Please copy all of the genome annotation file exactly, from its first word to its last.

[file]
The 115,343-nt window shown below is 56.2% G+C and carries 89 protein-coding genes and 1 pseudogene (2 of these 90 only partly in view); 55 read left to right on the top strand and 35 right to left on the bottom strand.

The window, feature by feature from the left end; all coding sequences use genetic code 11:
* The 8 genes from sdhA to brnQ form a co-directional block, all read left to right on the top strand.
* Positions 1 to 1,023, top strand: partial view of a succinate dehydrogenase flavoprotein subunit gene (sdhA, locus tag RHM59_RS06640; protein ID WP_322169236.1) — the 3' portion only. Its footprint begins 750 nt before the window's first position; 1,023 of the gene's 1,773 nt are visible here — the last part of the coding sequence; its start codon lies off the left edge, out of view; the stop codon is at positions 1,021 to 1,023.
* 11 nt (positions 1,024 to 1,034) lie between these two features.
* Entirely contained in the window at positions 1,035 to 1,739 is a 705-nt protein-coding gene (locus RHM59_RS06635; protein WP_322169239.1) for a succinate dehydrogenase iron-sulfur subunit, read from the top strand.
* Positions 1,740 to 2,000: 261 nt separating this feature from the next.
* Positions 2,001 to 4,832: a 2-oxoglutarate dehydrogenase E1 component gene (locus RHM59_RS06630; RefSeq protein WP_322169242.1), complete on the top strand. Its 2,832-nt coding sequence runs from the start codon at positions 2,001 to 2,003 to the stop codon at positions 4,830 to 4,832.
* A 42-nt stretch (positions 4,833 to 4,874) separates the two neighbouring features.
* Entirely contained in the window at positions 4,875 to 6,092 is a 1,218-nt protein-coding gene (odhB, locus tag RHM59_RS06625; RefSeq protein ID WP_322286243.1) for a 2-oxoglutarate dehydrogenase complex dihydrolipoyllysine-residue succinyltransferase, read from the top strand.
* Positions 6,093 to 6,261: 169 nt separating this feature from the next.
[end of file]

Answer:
The 115,343-nt window shown below is 56.2% G+C and carries 89 protein-coding genes and 1 pseudogene (2 of these 90 only partly in view); 55 read left to right on the top strand and 35 right to left on the bottom strand.

The window, feature by feature from the left end; all coding sequences use genetic code 11:
* The 8 genes from sdhA to brnQ form a co-directional block, all read left to right on the top strand.
* Positions 1 to 1,023, top strand: partial view of a succinate dehydrogenase flavoprotein subunit gene (sdhA, locus tag RHM59_RS06640; protein ID WP_322169236.1) — the 3' portion only. Its footprint begins 750 nt before the window's first position; 1,023 of the gene's 1,773 nt are visible here — the last part of the coding sequence; its start codon lies off the left edge, out of view; the stop codon is at positions 1,021 to 1,023.
* 11 nt (positions 1,024 to 1,034) lie between these two features.
* Entirely contained in the window at positions 1,035 to 1,739 is a 705-nt protein-coding gene (locus RHM59_RS06635; protein WP_322169239.1) for a succinate dehydrogenase iron-sulfur subunit, read from the top strand.
* Positions 1,740 to 2,000: 261 nt separating this feature from the next.
* Positions 2,001 to 4,832: a 2-oxoglutarate dehydrogenase E1 component gene (locus RHM59_RS06630; RefSeq protein WP_322169242.1), complete on the top strand. Its 2,832-nt coding sequence runs from the start codon at positions 2,001 to 2,003 to the stop codon at positions 4,830 to 4,832.
* A 42-nt stretch (positions 4,833 to 4,874) separates the two neighbouring features.
* Entirely contained in the window at positions 4,875 to 6,092 is a 1,218-nt protein-coding gene (odhB, locus tag RHM59_RS06625; RefSeq protein ID WP_322286243.1) for a 2-oxoglutarate dehydrogenase complex dihydrolipoyllysine-residue succinyltransferase, read from the top strand.
* Positions 6,093 to 6,261: 169 nt separating this feature from the next.